Chlorine shortage expected this summer, so here are some alternative ways to clean your pool

Having a pool in your backyard can improve your home’s appearance, provide months of entertainment for the whole family every year and make it easy to get regular, low-impact exercise without going to the gym. However, experts warn of an impending chlorine shortage that could put a damper on your plans to spend the summer swimming, splashing and lounging by the pool.

Not only could it drive up prices, but the anticipated chlorine shortage might make it virtually impossible for you to find the products you need to clean and disinfect your swimming pool. This would make the pool less safe for your family members and friends.


Chlorine Shortage Expected This Summer

Multiple factors are contributing to the chlorine shortage that industry experts are already seeing. The pandemic led to an increase in swimming pool sales. In addition, current pool owners began using their pools more often than they did before the coronavirus lockdowns began. And even with more people being vaccinated against COVID-19 and schools, businesses and entertainment venues reopening, Americans continue to spend more time at home.

Pkdata, an Atlanta-based research firm specializing in swimming pool, hot tub and spa data, estimated that there were approximately 5.2 million residential in-ground pools and 255,000 commercial pools in the United States as of 2020. When you factor in above-ground pools, that number climbs even higher.

Because of this, retailers have sold more swimming pool chemicals, including chlorine, than they do during typical seasons, and the surge in demand is expected to continue through this year.

High demand is not the only factor in the chlorine shortage, though. Last August, Hurricane Laura triggered a fire at a chemical plant in Lake Charles, Louisiana. BioLab was one of the nation’s largest manufacturers of trichlor (trichloro-s-triazinetrione) tablets — one of the most popular and convenient pool cleaning products — as well as granular chlorine and the product known as pool shock. Prices have skyrocketed and availability has diminished for the chlorine tabs.

chlorine tablets for pool

Until the facility reopens in 2022, only two chlorine tablet manufacturers remain operational in the U.S., Occidental Petroleum and Clearon Corp. Both companies would have to increase production by 50% to satisfy the current demand during the chlorine shortage.

Homeowners and professional pool maintenance companies alike can expect to feel the pinch, and some already are. According to one report, commercial bulk trichlor tablet prices have doubled, and some suppliers won’t sell more than two containers to customers at a time. Retail prices have reportedly risen by 50% or more as well.

The shortage currently only affects dry chlorine tablets, as other manufacturers produce liquid chlorine. However, pool owners and maintenance providers who use liquid chlorine are likely to see price increases and limited supplies as the lack of dry chlorine forces consumers to switch to liquid products. Rudy Stankowitz, who has worked in the swimming pool industry for three decades, says that the chlorine shortage could be dangerous.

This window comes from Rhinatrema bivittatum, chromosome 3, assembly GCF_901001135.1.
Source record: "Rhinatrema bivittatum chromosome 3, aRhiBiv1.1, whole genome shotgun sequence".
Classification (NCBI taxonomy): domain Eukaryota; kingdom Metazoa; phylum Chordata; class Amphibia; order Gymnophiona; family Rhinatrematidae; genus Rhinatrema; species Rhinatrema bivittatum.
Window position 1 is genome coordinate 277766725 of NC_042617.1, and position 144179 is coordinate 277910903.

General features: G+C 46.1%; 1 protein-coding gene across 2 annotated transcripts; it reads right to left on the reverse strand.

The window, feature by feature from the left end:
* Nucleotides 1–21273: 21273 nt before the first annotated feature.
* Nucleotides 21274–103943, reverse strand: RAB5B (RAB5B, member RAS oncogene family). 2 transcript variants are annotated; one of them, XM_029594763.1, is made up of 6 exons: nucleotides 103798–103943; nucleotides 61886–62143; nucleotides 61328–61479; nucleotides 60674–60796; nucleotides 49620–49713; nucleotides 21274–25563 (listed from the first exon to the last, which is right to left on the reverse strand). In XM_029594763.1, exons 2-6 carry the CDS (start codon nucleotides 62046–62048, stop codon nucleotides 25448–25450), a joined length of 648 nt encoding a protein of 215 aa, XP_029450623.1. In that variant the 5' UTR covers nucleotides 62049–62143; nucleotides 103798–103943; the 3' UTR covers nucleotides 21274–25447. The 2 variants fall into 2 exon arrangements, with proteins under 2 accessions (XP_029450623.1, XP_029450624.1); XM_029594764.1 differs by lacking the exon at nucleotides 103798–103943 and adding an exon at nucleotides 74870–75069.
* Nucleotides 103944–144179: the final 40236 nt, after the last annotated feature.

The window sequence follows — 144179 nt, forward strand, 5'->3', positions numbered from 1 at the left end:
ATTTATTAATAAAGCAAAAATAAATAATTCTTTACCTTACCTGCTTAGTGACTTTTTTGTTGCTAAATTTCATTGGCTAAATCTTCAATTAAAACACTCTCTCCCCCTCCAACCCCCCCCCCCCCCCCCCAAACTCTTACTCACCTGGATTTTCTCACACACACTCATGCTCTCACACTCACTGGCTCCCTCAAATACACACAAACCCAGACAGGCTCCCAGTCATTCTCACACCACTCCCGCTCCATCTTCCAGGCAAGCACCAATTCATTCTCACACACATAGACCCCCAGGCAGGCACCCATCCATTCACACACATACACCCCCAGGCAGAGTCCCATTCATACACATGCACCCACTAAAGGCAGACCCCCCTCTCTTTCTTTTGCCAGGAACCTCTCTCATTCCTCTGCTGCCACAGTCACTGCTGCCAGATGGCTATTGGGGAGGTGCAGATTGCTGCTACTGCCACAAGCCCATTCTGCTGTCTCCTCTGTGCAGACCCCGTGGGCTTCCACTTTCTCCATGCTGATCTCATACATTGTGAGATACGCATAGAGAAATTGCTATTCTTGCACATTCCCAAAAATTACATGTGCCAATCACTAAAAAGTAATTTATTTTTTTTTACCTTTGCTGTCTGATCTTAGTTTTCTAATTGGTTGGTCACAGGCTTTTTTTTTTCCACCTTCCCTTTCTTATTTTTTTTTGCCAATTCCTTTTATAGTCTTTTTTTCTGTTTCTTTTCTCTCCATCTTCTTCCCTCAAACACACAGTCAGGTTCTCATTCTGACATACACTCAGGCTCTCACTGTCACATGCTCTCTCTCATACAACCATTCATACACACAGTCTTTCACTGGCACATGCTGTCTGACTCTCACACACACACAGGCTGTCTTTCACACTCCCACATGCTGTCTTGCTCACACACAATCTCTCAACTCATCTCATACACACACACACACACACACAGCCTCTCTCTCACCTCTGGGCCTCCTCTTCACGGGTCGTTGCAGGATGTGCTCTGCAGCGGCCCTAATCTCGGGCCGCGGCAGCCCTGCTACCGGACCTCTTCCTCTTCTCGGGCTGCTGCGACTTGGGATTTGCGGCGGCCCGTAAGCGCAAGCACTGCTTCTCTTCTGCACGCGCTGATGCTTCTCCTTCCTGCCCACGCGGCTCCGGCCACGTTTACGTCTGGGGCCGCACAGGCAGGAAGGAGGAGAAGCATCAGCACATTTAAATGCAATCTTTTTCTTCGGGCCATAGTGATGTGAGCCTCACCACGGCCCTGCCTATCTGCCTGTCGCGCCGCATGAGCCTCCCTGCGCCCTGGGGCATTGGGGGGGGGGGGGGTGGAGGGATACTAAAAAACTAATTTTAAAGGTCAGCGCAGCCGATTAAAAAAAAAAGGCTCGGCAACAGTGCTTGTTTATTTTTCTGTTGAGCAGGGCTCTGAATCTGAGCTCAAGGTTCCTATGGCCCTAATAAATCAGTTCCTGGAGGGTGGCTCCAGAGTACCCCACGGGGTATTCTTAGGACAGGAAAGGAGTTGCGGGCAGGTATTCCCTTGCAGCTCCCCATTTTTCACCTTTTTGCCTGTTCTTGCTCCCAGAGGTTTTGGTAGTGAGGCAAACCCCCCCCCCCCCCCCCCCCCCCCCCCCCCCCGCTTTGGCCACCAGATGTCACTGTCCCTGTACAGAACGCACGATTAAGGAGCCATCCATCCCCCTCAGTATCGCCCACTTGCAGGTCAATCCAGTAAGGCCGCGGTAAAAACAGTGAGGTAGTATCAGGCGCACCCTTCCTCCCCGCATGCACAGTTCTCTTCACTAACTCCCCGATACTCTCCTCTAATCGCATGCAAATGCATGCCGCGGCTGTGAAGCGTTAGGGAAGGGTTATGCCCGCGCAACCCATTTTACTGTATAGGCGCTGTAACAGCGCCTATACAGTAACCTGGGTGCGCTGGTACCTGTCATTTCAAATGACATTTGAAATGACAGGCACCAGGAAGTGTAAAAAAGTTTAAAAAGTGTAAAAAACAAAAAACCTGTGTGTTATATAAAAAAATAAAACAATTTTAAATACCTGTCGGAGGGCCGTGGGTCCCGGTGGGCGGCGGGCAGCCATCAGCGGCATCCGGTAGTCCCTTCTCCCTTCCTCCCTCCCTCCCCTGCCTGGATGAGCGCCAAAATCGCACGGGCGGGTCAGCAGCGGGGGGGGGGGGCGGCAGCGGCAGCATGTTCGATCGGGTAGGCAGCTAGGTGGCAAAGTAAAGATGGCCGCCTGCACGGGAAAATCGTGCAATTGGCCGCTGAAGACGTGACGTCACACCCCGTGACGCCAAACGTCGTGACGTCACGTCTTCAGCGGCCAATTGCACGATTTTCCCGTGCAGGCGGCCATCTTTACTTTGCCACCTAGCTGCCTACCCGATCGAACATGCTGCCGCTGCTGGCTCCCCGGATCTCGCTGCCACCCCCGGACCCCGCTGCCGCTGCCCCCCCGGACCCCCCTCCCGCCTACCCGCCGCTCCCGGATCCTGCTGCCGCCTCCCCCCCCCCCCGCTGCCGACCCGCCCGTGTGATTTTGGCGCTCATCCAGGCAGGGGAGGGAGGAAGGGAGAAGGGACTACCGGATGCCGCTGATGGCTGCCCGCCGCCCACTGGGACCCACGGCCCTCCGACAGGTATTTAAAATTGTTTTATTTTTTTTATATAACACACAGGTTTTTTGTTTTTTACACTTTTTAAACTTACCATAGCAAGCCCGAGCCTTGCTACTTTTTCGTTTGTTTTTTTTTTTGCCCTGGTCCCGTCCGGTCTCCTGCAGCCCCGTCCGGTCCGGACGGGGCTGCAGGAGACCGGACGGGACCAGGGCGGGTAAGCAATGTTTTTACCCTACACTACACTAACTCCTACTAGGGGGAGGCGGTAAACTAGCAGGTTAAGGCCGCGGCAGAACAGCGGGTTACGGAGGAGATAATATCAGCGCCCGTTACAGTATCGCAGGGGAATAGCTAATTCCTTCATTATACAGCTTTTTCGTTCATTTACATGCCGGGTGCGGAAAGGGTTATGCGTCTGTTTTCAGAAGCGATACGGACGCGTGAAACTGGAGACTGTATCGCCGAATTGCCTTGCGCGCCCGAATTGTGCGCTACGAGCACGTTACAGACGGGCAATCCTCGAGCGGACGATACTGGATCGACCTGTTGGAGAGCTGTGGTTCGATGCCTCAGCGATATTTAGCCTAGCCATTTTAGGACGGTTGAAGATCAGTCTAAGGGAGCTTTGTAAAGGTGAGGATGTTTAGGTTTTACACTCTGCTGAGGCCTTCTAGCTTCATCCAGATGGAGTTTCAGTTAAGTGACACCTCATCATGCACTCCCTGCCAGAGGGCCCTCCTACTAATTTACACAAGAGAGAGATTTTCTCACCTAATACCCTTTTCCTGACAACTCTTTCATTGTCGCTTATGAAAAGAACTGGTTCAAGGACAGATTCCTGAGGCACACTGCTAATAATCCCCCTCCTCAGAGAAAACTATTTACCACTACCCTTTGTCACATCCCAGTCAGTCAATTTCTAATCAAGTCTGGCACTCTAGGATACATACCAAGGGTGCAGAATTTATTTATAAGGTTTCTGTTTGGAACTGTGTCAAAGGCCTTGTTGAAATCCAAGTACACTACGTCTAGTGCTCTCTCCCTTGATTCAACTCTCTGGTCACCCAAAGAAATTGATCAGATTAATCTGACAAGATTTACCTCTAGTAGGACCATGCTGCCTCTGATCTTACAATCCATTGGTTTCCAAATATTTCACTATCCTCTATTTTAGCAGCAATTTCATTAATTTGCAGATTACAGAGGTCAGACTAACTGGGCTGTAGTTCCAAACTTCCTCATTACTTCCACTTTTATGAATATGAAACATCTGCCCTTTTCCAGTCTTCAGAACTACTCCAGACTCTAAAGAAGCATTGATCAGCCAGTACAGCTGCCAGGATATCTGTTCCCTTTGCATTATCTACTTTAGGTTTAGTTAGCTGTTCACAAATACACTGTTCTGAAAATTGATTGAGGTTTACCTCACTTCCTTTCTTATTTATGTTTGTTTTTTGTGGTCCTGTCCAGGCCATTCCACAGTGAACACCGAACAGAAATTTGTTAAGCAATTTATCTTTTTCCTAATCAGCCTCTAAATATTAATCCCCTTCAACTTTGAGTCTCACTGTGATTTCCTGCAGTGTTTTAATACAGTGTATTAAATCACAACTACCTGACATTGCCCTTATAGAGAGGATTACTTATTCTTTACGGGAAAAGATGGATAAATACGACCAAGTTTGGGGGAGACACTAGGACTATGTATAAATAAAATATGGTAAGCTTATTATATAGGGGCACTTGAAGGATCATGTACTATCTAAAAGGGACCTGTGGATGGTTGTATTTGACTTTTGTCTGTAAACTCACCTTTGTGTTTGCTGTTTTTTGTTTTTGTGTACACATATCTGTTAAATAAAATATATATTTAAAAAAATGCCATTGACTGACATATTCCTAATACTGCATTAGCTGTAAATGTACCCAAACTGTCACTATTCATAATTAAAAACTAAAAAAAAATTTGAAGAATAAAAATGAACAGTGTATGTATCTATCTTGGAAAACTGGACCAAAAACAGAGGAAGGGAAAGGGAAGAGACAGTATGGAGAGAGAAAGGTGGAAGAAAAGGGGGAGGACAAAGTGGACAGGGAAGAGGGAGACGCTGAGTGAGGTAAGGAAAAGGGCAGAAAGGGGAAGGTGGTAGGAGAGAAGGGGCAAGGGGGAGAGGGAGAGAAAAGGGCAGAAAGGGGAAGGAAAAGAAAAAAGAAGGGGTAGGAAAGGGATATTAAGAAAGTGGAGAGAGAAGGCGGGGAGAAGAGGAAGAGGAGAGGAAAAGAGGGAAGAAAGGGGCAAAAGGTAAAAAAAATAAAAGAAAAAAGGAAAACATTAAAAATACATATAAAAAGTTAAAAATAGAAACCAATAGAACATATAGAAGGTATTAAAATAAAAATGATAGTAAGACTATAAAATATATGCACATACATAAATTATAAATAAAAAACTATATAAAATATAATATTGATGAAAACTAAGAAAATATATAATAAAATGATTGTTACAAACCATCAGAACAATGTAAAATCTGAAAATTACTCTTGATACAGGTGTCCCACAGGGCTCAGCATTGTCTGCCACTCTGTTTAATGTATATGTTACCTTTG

“I call it ‘Poolmageddon.’” Stankowitz told CNBC. “It’s a chlorine crisis. A lot of people are not going to be able to find the chlorine tablets they need this season.”

Stankowitz, CEO of Aquatic Facility Training & Consultants and author of “How to Get Rid of Swimming Pool Algae,” notes that chlorine prevents and kills algae, protects against waterborne illnesses and even helps deter drownings.

“Chlorine also helps prevent swimming pools from becoming a hotbed for mosquitoes and associated diseases, as well as aiding in preventing unsafe conditions that could contribute to drowning — such as cloudy water,” Stankowitz said.

backyard pool

Chlorine Alternatives For Pools

The Centers for Disease Control and Preventio says that disinfecting a pool and balancing its pH are the primary safeguards for millions of diarrhea-causing germs such as cryptosporidium, giardia, shigella, norovirus and E. coli. According to the CDC, swimming pool owners should check the disinfectant level and pH at least twice each day, and even more frequently when your pool is in heavy use.

But if there is a chlorine shortage, should you just shut it down for the season?

Not necessarily. There are a handful of alternatives to chlorine that pool owners can utilize to keep their swimming pools clean, sanitary and safe for use.

Bromine is the top chlorine alternative used in the U.S. This chemical is sold to sanitize, kill algae in and oxidize pools. Bromine is available in tablets and liquids, similar to chlorine, and can be found at pool supply retailers as well as online. It works better in warmer temperatures.

Another option is to convert your pool to saltwater. Although this process requires some new equipment and a bit of effort, there are many advantages to switching. Saltwater pools are more suitable for healthy breathing and allergies, are gentler on the skin and eyes, are better for the environment and relieve sore joints and muscles.

Or, you could install pool ozone generators, sometimes called ozonators. These devices emit ozone into the pool water to filter and clean it but are typically used in combination with more traditional chemical treatments. Copper silver ionization systems are also a non-chemical alternative. However, much like saltwater, converting to either of these systems would take time and money.

Testing pool chemistry

In the meantime, you can protect your pool by keeping up on maintenance, making sure everyone showers before taking a dip and keeping pets out of the pool. You can also keep your pool colder, to inhibit bacteria growth. Talking to a local professional can also help you determine what additional options are available in your area.